The intense fighting on Okinawa saw many acts of heroism. Conditions were so fierce and so sustained that it must have taken great courage just to stay on the battlefield and remain in combat. In amongst the mayhem some individual acts stood out and were subsequently recognised, there were a total of 24 Medal of Honor recipients during the three months of battle.

Desmond Doss, Medal of Honor recipient
Desmond Doss, Medal of Honor recipient

One award was unusual because it went to a non combatant. Sergeant Desmond Doss was a Seventh-Day Adventist who served with the Medical Detachment, 307th Infantry, 77th Infantry Division. His citation gives a series of examples of his heroism each illustrating the nature of conditions on Okinawa:

He was a company aid man when the 1st Battalion assaulted a jagged escarpment 400 feet (120 m) high. As our troops gained the summit, a heavy concentration of artillery, mortar and machinegun fire crashed into them, inflicting approximately 75 casualties and driving the others back. Pfc. Doss refused to seek cover and remained in the fire-swept area with the many stricken, carrying all 75 casualties one-by-one to the edge of the escarpment and there lowering them on a rope-supported litter down the face of a cliff to friendly hands.

On May 2, he exposed himself to heavy rifle and mortar fire in rescuing a wounded man 200 yards (180 m) forward of the lines on the same escarpment; and 2 days later he treated 4 men who had been cut down while assaulting a strongly defended cave, advancing through a shower of grenades to within 8 yards (7.3 m) of enemy forces in a cave’s mouth, where he dressed his comrades’ wounds before making 4 separate trips under fire to evacuate them to safety.

On May 5, he unhesitatingly braved enemy shelling and small arms fire to assist an artillery officer. He applied bandages, moved his patient to a spot that offered protection from small arms fire and, while artillery and mortar shells fell close by, painstakingly administered plasma. Later that day, when an American was severely wounded by fire from a cave, Pfc. Doss crawled to him where he had fallen 25 feet (7.6 m) from the enemy position, rendered aid, and carried him 100 yards (91 m) to safety while continually exposed to enemy fire.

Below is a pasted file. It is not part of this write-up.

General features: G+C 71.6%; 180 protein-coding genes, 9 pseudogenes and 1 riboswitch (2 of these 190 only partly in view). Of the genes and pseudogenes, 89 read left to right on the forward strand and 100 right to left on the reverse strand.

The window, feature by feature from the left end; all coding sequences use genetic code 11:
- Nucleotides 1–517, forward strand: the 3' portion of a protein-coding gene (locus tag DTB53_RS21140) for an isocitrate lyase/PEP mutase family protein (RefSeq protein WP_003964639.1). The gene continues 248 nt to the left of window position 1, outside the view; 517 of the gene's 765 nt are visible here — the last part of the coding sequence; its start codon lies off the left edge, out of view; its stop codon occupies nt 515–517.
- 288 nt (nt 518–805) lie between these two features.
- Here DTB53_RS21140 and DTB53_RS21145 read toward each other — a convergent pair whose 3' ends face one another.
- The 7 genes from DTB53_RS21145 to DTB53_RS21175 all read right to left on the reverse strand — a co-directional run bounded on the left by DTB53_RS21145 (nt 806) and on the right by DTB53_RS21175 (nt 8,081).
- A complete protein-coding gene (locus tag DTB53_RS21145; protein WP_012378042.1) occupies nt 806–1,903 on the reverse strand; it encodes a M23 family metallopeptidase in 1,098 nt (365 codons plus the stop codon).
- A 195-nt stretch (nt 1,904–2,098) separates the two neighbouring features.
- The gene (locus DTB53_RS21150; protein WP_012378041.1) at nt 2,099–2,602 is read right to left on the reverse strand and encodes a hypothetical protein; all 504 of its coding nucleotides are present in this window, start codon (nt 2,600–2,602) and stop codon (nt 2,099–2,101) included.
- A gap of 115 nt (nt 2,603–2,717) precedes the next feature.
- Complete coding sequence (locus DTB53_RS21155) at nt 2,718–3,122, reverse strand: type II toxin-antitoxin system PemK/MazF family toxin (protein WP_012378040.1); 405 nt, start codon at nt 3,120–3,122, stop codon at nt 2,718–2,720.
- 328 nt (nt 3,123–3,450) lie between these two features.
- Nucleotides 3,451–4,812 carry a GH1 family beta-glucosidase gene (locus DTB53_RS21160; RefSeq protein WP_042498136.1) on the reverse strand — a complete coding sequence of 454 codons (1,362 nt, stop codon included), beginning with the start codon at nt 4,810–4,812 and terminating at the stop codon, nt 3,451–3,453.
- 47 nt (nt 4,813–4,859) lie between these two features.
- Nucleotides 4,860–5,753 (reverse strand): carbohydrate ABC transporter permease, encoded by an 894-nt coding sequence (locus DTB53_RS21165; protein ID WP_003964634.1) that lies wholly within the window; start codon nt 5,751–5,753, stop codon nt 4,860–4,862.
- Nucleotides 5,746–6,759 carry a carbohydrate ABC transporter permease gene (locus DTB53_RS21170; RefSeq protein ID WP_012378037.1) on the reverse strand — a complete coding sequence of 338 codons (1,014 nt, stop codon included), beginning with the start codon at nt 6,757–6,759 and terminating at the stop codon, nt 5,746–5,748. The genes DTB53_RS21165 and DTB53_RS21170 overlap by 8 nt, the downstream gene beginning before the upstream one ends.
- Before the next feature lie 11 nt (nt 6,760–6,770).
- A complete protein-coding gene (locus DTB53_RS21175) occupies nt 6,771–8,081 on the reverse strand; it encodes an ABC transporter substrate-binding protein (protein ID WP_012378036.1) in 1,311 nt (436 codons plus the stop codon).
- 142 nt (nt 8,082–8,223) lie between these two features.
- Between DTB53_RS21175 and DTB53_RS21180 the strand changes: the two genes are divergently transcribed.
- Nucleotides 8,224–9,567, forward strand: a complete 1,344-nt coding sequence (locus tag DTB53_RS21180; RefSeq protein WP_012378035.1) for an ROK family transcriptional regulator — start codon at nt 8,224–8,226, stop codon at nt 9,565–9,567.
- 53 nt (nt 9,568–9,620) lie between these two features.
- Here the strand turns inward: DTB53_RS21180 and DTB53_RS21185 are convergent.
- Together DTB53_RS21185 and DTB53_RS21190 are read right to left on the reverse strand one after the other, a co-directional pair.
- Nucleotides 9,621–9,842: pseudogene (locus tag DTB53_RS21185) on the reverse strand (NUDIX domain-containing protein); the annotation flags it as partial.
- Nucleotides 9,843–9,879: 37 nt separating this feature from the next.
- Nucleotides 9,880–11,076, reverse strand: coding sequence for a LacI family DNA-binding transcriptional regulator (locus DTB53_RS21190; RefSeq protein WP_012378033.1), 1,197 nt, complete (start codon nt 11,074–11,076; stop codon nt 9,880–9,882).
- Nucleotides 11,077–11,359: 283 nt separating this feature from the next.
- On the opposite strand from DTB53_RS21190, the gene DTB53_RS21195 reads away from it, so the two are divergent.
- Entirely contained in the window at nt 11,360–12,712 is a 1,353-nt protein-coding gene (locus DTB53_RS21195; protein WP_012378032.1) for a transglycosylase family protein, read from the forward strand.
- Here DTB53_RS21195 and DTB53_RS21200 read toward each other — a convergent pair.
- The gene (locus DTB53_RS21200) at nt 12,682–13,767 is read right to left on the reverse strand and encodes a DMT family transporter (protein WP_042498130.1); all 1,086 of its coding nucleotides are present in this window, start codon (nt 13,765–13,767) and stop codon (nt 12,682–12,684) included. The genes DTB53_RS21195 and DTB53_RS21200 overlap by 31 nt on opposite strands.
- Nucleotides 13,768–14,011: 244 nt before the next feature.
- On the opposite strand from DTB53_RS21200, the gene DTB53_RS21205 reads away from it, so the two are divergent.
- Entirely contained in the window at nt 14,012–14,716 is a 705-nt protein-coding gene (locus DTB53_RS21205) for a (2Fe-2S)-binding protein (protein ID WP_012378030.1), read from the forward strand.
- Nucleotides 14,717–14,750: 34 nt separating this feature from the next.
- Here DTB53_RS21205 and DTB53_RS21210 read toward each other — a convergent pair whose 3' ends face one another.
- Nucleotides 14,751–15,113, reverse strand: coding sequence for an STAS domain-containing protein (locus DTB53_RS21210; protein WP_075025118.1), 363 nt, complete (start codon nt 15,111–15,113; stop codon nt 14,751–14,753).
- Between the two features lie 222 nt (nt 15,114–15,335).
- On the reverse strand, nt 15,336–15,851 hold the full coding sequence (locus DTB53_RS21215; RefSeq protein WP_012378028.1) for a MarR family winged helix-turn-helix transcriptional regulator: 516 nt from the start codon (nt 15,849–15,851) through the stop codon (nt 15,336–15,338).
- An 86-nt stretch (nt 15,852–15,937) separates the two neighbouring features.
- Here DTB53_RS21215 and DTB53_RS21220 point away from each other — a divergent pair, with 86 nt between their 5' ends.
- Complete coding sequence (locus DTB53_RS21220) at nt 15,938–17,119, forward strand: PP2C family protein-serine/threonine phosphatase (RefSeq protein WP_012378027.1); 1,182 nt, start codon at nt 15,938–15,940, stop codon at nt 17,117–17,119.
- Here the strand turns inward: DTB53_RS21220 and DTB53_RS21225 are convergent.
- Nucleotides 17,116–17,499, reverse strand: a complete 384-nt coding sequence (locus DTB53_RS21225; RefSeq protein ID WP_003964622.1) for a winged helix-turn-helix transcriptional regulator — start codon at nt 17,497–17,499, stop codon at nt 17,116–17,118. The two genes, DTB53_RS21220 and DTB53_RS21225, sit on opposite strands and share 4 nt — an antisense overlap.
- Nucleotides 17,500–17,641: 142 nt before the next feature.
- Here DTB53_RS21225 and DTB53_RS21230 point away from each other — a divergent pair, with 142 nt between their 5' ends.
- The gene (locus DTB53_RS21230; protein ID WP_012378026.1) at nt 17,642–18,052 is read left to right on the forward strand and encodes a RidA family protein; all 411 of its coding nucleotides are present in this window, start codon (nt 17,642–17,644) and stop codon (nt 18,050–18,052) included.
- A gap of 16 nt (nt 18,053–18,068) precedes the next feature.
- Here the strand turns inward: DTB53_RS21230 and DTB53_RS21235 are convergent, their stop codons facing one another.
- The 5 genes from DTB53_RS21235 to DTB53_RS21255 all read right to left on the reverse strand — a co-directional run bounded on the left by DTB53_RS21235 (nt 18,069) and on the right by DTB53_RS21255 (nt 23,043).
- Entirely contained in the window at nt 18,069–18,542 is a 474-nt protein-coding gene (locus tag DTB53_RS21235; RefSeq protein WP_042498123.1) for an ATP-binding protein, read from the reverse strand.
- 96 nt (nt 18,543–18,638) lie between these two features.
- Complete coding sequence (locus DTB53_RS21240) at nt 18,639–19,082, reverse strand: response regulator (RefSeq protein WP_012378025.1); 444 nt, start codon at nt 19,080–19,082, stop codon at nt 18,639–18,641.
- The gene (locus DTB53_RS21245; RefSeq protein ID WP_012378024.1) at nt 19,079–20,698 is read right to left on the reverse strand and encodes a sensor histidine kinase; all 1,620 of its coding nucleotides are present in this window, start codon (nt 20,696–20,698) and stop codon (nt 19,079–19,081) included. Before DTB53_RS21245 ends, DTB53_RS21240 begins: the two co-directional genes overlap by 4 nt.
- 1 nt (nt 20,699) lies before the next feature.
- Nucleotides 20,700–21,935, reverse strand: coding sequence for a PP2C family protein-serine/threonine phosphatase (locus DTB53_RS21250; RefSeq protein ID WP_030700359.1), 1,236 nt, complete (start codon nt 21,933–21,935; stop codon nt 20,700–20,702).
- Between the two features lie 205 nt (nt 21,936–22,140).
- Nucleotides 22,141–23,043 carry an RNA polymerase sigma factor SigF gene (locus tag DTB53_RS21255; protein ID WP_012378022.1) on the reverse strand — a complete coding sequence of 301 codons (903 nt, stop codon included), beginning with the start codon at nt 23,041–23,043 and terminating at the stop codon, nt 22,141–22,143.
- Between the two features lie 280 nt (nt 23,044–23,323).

On May 21, in a night attack on high ground near Shuri, he remained in exposed territory while the rest of his company took cover, fearlessly risking the chance that he would be mistaken for an infiltrating Japanese and giving aid to the injured until he was himself seriously wounded in the legs by the explosion of a grenade. Rather than call another aid man from cover, he cared for his own injuries and waited 5 hours before litter bearers reached him and started carrying him to cover.

The trio was caught in an enemy tank attack and Pfc. Doss, seeing a more critically wounded man nearby, crawled off the litter; and directed the bearers to give their first attention to the other man. Awaiting the litter bearers’ return, he was again struck, by a sniper bullet while being carried off the field by a comrade, this time suffering a compound fracture of 1 arm.

With magnificent fortitude he bound a rifle stock to his shattered arm as a splint and then crawled 300 yards (270 m) over rough terrain to the aid station.

Through his outstanding bravery and unflinching determination in the face of desperately dangerous conditions Pfc. Doss saved the lives of many soldiers. His name became a symbol throughout the 77th Infantry Division for outstanding gallantry far above and beyond the call of duty.

The capacity of some individuals to shrug off really serious injuries during the heat of battle is amazing. The following audio, courtesy of audioburst.com, is the account of another Medic present at Okinawa, describing in graphic detail how he fixed up a man who had stepped on a Land Mine.

6th Div  Marines Okinawa